Sandra It's useful to place these events in a larger context. So the killing of George Floyd comes on top of years of cases of black people dying in police custody or dying at the hands of the police. This latest incident has led to protests that have started in Minneapolis.
Kai But we've seen them spread across the United States, but also around the world. There have been protests in solidarity in many European cities. There have been protests in large Australian cities, sometimes crossing over, raising issues in Australia as well with the indigenous population and similar issues of violence.
Sandra So across the world, we've seen protests condemning racism and police brutality. That's been the case in the UK, in Germany, Italy, Australia, New Zealand, as you've mentioned, Canada, France, Ireland, Denmark, the Netherlands.
Sandra And everywhere we must remember that social media platforms like Twitter and Facebook have played a central role to how we understand these protests to unfold, has also played a large role in how they are being organised and how they are being represented. At the same time as being a place for misinformation and for glorifying violence.
Kai And of course, these events were further inflamed with, in particular, two tweets by President Donald Trump, where he suggested that he was about to dispatch military troops to disperse the protests.
Sandra And where he added that "when the looting starts, the shooting starts," which, of course, in the U.S. has a very racially charged history behind it going back to the civil rights era, when a white police chief threatened to crack down on protests.
Sandra What ensued was different social media companies have taken a different stance to this. On the one hand, Twitter has flagged the tweet for glorifying violence, so if you tried to see it you will get the notification that says that this tweet violated the Twitter rules about glorifying violence. However, Twitter has determined that it may be in the public's interest for the tweet to remain accessible, and you actually have to press view to get to the content of the tweet.
Kai And this, of course, follows Twitter's move just last week to flag one of Donald Trump's tweets around fraud in postal votes as basically misinformation, which at the time infuriated Donald Trump into signing an executive order that is threatening to take away some of the platform protections from social media companies, a move that many tech experts say doesn't have any teeth and will not pass muster in the courts. But it has ignited this controversy around the role of platforms. And then, of course, there's Facebook, which has taken a very different approach.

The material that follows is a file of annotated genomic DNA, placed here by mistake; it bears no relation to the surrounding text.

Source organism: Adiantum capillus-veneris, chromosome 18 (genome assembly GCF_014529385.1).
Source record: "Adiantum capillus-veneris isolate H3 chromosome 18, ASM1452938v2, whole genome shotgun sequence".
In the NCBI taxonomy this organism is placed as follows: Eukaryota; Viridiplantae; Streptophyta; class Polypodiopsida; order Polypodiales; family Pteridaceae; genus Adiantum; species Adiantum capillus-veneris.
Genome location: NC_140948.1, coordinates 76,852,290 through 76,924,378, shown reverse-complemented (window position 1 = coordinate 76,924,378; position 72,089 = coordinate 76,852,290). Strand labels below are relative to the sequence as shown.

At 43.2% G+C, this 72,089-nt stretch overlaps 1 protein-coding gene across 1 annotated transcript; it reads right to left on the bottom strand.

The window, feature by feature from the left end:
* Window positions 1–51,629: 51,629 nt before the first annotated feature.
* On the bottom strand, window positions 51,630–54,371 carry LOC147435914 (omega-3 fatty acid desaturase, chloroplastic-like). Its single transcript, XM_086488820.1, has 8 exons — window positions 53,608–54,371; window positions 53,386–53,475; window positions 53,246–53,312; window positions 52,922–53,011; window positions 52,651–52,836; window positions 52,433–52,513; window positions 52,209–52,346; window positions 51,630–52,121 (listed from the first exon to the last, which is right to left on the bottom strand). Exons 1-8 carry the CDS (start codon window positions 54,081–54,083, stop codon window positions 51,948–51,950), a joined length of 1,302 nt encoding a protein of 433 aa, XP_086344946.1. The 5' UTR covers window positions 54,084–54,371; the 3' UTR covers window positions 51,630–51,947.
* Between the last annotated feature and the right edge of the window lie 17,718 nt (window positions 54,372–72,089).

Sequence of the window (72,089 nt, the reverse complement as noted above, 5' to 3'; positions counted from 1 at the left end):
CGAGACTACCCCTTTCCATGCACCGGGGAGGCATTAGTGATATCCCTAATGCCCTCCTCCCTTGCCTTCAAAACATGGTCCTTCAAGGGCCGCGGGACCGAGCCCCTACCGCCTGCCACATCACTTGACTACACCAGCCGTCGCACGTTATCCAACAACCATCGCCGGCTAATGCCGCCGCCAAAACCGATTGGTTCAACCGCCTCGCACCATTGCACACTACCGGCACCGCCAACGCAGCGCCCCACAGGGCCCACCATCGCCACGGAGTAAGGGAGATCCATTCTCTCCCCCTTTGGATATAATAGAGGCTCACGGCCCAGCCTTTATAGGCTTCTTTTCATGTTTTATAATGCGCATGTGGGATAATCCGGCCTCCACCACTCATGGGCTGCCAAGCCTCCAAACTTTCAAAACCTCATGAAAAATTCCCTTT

Sandra Facebook flat out refused to take down the inflammatory posts after CEO Mark Zuckerberg made it very clear that he does not believe that Facebook should be an arbiter of truth and said that his position on Trump's tweet is based on research and conversation. And whilst he expressed disgust with Trump's language, he concluded that Trump's tweets would not be read as a call for vigilante supporters to take justice into their own hands and promised to re-examine policies about the use of force.
Kai Now, we do not, of course, not know who Mark Zuckerberg refers to when he says he had conversations around this or he looked into research. What we do know is that many people disagreed with Zuckerberg's stance, including many of the Facebook employees who just this week staged a walkout from the company, much like we've seen with Silicon Valley companies before, such as Google back in the day, around working on controversial projects for the U.S. military. This time it was on Facebook and the employees making it clear that many people do not agree with this stance.